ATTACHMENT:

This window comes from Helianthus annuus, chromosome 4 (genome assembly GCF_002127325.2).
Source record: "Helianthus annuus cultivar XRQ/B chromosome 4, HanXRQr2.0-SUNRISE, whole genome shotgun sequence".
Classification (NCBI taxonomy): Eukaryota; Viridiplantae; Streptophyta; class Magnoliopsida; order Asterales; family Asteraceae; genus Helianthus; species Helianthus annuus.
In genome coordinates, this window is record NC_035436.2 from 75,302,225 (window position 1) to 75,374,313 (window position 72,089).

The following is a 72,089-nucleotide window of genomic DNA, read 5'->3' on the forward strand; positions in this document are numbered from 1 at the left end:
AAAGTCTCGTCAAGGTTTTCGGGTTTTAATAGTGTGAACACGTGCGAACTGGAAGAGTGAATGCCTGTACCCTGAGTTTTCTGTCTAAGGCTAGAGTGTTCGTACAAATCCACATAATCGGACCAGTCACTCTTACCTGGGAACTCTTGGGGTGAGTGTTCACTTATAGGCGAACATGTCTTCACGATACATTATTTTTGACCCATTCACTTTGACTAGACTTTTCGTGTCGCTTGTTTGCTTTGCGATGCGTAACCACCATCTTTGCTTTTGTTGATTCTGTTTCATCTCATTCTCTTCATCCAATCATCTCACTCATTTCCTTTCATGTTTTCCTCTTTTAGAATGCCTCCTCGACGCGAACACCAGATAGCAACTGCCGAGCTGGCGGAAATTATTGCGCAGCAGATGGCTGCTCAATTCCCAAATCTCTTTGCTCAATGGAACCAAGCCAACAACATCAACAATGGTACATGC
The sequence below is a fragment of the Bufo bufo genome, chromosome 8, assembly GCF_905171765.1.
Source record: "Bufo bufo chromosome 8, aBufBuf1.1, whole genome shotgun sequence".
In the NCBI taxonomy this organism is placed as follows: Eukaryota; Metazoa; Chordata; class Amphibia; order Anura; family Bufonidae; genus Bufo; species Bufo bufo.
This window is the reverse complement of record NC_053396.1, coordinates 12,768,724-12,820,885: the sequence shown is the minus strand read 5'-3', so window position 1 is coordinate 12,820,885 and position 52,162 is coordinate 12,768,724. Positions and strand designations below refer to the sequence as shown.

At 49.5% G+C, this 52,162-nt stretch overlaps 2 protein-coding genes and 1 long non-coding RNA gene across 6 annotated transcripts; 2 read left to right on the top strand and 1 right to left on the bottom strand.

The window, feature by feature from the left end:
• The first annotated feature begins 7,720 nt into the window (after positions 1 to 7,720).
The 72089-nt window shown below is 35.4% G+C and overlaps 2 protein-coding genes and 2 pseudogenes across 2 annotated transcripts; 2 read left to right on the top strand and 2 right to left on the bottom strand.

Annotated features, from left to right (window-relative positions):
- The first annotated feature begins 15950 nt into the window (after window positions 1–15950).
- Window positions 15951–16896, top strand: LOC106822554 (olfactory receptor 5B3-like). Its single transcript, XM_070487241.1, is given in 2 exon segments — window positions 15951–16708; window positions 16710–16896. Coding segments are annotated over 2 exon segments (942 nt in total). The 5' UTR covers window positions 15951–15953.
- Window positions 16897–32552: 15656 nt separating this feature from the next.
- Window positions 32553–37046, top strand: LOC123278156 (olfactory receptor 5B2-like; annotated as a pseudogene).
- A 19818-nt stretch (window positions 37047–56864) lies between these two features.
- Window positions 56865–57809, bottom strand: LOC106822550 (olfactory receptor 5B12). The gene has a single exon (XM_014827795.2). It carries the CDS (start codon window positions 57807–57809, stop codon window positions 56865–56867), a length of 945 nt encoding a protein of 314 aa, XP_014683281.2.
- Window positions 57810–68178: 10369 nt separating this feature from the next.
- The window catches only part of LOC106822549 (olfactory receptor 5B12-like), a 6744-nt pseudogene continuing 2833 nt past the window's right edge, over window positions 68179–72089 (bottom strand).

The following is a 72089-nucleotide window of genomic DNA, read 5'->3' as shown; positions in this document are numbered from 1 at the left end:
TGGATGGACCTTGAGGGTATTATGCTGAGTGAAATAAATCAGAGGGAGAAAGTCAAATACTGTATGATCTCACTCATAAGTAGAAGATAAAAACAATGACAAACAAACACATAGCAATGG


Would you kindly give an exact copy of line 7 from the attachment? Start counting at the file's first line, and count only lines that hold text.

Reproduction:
The sequence below is a fragment of the Bufo bufo genome, chromosome 8, assembly GCF_905171765.1.